This one was different, though. I almost wanted to smack myself after I started thinking those thoughts of dropping out. After all the support my friends and family had given me and all the money we’d raised for the Louisville community, how could I even consider dropping out unless I was lying in the medical tent? I knew I could finish. It wouldn’t be pretty, but I was going to get this thing done for every last person who’d supported me and for every charity we were supporting together in Louisville. I was doing this for you.

I forced myself to start jogging with three miles to go and April was coming out to find me with two miles left. It’s much easier mentally, when you are that close to the end, to have a familiar face alongside. I probably ran 8-8:30/mile for the last few miles but it felt like an all out sprint. I crossed the line in 13:26:18, just before 8:30 p.m. The sun had set long before, but as the volunteer placed the finisher’s medal over my neck and I stumbled over to the smiling faces of Mom, Dad, Troy and Joelle, all I could hear in my mind were the last words of Mike Reilly as I stopped the clock by crossing that finish line: “Jonathan Hippensteel, from Chicago, Illinois, YOU ARE AN IRONMAN.”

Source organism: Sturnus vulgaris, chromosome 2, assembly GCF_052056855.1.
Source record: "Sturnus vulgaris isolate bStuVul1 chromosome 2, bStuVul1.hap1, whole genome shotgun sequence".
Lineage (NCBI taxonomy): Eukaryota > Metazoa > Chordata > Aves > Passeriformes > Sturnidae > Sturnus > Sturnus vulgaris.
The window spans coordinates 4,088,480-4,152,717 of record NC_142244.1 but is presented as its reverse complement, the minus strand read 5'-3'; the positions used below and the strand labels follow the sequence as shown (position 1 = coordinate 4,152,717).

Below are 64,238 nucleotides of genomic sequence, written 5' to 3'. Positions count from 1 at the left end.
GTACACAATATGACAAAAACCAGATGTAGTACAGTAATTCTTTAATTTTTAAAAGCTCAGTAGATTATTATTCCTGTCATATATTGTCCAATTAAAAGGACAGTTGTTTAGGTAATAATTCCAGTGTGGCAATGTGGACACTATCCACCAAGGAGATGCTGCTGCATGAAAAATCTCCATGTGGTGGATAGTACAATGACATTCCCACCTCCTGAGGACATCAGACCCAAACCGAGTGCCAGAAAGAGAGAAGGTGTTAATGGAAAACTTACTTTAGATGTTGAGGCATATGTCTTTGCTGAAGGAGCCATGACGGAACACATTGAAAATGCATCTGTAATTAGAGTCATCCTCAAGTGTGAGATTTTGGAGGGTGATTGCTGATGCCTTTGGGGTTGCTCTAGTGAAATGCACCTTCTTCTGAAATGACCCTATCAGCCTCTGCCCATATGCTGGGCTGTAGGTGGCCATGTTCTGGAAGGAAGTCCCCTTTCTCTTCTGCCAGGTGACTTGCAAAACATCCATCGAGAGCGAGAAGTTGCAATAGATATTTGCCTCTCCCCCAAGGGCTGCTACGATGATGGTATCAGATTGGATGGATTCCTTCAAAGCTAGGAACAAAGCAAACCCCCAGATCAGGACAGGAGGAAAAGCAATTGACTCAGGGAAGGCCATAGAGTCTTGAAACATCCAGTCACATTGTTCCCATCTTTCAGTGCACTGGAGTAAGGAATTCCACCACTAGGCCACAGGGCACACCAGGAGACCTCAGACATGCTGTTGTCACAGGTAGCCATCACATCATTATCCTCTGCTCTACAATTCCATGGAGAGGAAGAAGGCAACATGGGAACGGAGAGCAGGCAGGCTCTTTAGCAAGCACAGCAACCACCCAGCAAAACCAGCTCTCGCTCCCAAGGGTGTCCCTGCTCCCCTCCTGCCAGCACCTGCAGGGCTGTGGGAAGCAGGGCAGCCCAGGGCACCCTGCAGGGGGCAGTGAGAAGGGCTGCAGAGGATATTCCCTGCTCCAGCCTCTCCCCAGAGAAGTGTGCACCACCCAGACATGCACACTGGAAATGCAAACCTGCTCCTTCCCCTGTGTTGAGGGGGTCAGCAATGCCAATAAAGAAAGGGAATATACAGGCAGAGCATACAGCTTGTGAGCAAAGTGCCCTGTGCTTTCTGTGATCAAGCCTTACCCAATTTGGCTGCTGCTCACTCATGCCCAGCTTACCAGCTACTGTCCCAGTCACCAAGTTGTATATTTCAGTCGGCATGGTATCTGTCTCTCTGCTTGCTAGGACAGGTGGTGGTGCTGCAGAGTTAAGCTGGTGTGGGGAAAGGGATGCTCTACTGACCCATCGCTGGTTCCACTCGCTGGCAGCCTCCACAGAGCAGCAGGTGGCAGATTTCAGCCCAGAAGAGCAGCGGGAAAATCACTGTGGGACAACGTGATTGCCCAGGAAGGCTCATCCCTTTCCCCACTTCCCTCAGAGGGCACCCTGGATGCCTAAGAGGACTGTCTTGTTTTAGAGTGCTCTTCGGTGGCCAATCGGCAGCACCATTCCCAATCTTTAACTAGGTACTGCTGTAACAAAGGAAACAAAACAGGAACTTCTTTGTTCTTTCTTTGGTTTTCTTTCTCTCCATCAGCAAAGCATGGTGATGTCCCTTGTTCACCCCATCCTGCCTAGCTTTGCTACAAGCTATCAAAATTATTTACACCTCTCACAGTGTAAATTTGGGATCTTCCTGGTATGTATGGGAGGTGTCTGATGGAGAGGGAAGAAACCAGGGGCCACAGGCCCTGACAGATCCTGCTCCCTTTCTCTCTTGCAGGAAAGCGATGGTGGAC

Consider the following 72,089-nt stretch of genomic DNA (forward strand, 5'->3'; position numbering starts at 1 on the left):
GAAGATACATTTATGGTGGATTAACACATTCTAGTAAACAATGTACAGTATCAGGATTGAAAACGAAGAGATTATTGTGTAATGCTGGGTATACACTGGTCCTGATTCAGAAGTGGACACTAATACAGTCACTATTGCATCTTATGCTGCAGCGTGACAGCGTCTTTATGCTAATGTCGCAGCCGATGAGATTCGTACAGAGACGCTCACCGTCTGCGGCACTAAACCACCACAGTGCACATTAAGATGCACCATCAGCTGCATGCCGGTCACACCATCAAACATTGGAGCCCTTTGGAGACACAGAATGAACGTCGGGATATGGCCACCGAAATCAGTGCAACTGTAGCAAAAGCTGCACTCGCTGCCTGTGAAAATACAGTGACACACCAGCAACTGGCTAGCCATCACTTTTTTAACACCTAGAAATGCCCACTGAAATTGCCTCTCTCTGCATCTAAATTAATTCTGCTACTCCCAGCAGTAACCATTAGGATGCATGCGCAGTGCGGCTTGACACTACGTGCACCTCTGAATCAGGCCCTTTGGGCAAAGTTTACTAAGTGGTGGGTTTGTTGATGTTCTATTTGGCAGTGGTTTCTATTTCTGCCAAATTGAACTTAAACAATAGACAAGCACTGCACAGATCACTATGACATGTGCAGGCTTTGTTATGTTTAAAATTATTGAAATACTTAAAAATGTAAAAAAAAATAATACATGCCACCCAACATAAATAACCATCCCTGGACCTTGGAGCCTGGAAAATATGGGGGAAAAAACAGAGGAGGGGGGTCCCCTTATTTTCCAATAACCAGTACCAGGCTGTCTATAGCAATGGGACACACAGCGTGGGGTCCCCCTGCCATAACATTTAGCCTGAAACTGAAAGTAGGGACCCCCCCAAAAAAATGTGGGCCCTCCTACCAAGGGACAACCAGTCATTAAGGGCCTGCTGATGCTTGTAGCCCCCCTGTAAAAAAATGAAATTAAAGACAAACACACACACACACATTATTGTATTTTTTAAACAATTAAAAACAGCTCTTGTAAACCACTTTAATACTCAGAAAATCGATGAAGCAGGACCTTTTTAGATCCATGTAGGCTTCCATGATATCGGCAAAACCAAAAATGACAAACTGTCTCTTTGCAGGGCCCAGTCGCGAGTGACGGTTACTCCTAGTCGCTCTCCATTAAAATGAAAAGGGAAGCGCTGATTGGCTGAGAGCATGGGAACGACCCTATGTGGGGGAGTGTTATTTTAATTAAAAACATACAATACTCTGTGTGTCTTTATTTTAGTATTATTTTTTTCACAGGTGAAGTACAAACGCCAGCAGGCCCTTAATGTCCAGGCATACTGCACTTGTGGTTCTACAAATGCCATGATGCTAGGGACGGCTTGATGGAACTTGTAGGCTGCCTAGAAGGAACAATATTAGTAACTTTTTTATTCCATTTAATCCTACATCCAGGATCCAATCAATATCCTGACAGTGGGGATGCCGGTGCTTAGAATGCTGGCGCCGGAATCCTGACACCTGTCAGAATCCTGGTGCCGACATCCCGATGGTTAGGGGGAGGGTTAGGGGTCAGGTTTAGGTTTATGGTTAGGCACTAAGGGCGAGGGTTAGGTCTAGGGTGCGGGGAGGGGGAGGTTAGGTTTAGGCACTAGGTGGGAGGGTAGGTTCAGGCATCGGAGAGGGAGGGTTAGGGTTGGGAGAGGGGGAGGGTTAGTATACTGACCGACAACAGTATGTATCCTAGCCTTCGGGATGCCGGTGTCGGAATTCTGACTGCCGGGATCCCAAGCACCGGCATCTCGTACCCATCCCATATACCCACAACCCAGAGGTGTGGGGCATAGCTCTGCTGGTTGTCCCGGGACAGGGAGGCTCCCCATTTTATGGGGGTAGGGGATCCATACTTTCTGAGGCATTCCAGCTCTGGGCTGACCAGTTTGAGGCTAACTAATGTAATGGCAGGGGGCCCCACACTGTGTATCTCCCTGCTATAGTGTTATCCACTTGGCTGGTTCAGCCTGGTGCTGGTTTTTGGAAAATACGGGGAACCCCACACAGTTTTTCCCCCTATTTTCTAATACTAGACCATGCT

And it was worth it. Thank you all for getting me through that one. I couldn’t have done it without you. 

The End…until the next one, that is.

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About Jon Hipp

I have a passion for exploring the world and squeezing every last drop out of life: Every moment, every place and every interaction with every person is an adventure. Adventure is probably my favorite word of all time. G.K. Chesterton once wrote, "An inconvenience is only an adventure wrongly considered; an adventure is only an inconvenience rightly considered."

Posted on October 1, 2013, in Uncategorized and tagged , , , , , , , , , , , , , , , , , , , , . Bookmark the permalink. Leave a comment.